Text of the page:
Tribune Q4 Profits Increase: Publishing and broadcasting company Tribune booked a 75 percent gain in fourth-quarter profit to $338.4 million, or $1.06 a share, compared with a year-ago profit of $193.5 million, or 61 cents a share, as the company saw advertising at both its 13 daily newspapers and 26 television stations climb during the quarter.
Revenue at the Chicago-based company rose 3 percent to $1.47 billion.
For the year, Tribune said its profit more than doubled to $891.4 million, or $2.78 a share, from year-ago levels of $443 million, or $1.38 a share, on a 4 percent increase in revenue to $5.6 billion.
The company’s broadcasting and entertainment unit, which includes TV stations and interests in professional sports teams, reported revenue gains for both the quarter and year, as the company’s WB-affiliated television stations saw smaller ratings declines in both households and adults 18 to 34 than the overall network, of which Tribune owns a 22 percent stake. Revenue for the quarter rose 4 percent to $353 million, up from a year-earlier figure of $339 million. For the year, the station group’s revenue jumped 8 percent to $1.6 billion.
‘Idol’ Powers Fox to Big Win: Week 2 of “American Idol” gave Fox its biggest-ever total viewership and young-demo performance in the 8 p.m.-to-9 p.m. Tuesday time slot, steamrollered the competition and set up Fox for a big nightly win that included a dramatically improved “24.”
“Idol’s” 12.8 rating and 32 share in the 18 to 49 demo added up to more 18 to 49 viewers than the combined total for the five other network programs on at the same time, according to preliminary data from Nielsen Media Research.
“24” notched its best 18 to 49 performance in more than eight months (5.1/12) and was significantly improved in 18 to 34 and teens. “24’s” total viewership (11.4 million) was up 21 percent from its season average (9.4 million).
For the night, Fox cruised with an average of 9.0/22 in the demo and 20.3 million viewers.
NBC’s “Tracy Morgan” (1.8/5 in the demo, 5.4 million viewers) and a repeat of “Whoopi” (1.8/4 in the demo, 5.7 million viewers) proved particularly susceptible to “Idol,” tying The WB’s “Gilmore Girls” (1.8/4, 4.6 million) in the demo.
For the night, ABC averaged a distant second in the 18 to 49 demo with a 3.6/9 and an average of 9 million viewers. NBC was a distant third in the demo with a 2.9/7 and a deep fourth in total viewers with 6.6 million. Not far behind NBC in the demo was CBS (2.5/6), which finished second in total viewers (10.5 million viewers) for the night. “Top Model” (3.5/8, 7.2 million) helped UPN strut to a 2.4/6 for the night, followed by The WB (1.6/4, 4.2 million).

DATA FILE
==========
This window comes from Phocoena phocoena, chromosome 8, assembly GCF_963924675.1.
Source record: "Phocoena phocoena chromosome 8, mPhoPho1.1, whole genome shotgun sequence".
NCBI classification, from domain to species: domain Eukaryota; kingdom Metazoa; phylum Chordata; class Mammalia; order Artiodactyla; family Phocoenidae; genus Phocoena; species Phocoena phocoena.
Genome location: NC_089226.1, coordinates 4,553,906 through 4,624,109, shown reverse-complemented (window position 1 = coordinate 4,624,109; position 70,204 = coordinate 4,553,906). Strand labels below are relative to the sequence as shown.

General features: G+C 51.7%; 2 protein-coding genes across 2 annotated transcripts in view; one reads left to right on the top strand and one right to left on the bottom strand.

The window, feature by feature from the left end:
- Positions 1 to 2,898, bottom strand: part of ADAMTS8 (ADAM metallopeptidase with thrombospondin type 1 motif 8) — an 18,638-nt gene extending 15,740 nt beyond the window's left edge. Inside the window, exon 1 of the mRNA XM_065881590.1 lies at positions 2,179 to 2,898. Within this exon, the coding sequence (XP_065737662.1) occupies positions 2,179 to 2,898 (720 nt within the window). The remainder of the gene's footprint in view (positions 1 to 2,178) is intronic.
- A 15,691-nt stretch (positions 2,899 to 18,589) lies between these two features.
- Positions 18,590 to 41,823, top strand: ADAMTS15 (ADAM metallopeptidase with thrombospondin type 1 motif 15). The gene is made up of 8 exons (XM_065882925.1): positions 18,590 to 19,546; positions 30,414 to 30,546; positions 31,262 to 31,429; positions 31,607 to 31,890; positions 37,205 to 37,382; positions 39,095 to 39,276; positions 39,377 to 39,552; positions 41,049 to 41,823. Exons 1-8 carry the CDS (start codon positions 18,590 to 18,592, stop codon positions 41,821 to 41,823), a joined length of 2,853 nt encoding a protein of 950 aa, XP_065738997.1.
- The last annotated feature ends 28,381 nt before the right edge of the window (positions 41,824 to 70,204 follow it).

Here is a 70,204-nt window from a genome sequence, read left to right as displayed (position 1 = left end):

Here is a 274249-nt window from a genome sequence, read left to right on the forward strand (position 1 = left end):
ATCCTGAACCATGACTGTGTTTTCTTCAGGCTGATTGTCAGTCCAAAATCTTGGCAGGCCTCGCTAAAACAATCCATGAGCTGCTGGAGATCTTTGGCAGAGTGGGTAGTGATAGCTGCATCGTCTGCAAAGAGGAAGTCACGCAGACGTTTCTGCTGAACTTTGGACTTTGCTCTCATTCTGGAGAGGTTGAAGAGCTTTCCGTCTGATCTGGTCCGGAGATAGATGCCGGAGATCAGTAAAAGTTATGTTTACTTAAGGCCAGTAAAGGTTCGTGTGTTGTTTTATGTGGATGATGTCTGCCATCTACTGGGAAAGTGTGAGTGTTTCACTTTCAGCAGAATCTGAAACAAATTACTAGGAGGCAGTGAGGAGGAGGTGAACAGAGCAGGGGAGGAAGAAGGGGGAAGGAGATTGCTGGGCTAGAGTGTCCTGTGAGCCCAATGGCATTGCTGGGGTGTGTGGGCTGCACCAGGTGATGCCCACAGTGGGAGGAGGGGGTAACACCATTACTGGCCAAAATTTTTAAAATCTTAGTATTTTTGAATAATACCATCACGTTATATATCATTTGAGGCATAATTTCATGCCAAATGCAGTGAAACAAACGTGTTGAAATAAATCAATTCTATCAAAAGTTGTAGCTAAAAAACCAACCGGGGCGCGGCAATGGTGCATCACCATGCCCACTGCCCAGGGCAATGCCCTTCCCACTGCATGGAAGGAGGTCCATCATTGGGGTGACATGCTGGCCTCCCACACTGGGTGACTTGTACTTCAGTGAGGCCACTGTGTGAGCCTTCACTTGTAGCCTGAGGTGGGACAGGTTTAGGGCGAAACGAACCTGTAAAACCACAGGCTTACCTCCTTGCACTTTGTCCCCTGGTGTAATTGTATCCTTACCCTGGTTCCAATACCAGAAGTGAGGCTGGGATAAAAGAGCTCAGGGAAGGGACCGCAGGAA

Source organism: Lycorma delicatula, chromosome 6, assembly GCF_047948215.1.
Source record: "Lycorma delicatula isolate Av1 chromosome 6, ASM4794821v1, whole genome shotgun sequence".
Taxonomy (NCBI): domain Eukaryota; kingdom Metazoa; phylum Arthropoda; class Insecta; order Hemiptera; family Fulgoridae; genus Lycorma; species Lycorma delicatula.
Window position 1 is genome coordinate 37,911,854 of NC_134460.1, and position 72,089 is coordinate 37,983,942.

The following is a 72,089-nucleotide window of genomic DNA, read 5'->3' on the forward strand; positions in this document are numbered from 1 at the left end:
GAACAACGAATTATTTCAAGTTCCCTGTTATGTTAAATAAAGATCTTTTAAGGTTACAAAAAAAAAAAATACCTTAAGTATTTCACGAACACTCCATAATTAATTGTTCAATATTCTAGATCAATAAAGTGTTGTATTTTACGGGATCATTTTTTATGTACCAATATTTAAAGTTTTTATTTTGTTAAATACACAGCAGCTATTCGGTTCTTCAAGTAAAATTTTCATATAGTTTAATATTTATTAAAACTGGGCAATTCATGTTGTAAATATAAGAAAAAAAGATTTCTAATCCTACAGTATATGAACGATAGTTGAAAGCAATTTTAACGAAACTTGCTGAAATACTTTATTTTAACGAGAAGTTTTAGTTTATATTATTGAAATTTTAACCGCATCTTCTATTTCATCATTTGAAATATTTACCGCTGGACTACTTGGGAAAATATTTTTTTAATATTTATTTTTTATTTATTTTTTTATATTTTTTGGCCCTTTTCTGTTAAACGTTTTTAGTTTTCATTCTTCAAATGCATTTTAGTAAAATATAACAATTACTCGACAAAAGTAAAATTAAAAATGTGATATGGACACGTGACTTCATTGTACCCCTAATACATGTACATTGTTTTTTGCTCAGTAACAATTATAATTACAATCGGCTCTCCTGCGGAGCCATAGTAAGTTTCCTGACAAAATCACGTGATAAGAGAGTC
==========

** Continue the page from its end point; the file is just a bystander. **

Time Warner Reports Positive 2003 Results: Time Warner Chairman and CEO Richard Parsons Wednesday declared the company victorious in regaining its financial strength, calling 2003 a “reset year” in which the company achieved all of its goals, including paring down its debt load to $20 billion nearly a year ahead of schedule.
Mr. Parsons said the company generated $3.8 billion in free cash flow in 2003, positioning the company to begin looking at acquisitions this year following 2003’s efforts to dump assets, including its DVD manufacturing business and its music group.
He said that Time Warner management will “begin to look outside the company for promising investments,” and at internal opportunities that can boost revenue. He cited as an example of the latter the company’s plans to make telephony service available to all cable customers by year-end.
His comments came as the media titan reported that it swung to a fourth-quarter profit of $638 million, or 14 cents a share, vs. red ink of $44.9 billion, or $10.04 a share, a year ago. Revenue for the 12-month period grew 6 percent to $10.9 billion.
For the year, the New York-based company said it recorded a profit of $2.6 billion, or 59 cents a share, compared with a year-earlier loss of $98.7 billion, or $22.15 a share. Revenue in 2003 climbed 6 percent to $39.6 billion.
The company said every business unit except its troubled online division, America Online, posted revenue gains, led by gains at the company’s filmed-entertainment unit.
Time Warner’s largest division, Time Warner Cable, saw its revenue rise 9 percent for both the quarter and the year, as the unit reported strong subscription growth due to the popularity of high-speed data and digital video services. The company said the cable operations swung to an operating profit of $377 million for the quarter and $1.5 billion for the year, compared with year-earlier losses of $10.1 billion and $9 billion, respectively.
Meanwhile, the company’s networks division, which includes its cable channels as well as the WB network, reported a 4 percent rise in fourth-quarter revenue and a 10 percent jump for the year, largely due to higher subscription rates at the Turner networks and HBO. The group also saw advertising revenues rise and realized incremental revenue from ancillary sales of HBO series. Operating income for the year.
However, the networks group saw its operating income fall 11 percent in the quarter to $545 million and 2 percent to $1.8 billion for the year, in part due to lower ratings at the WB network.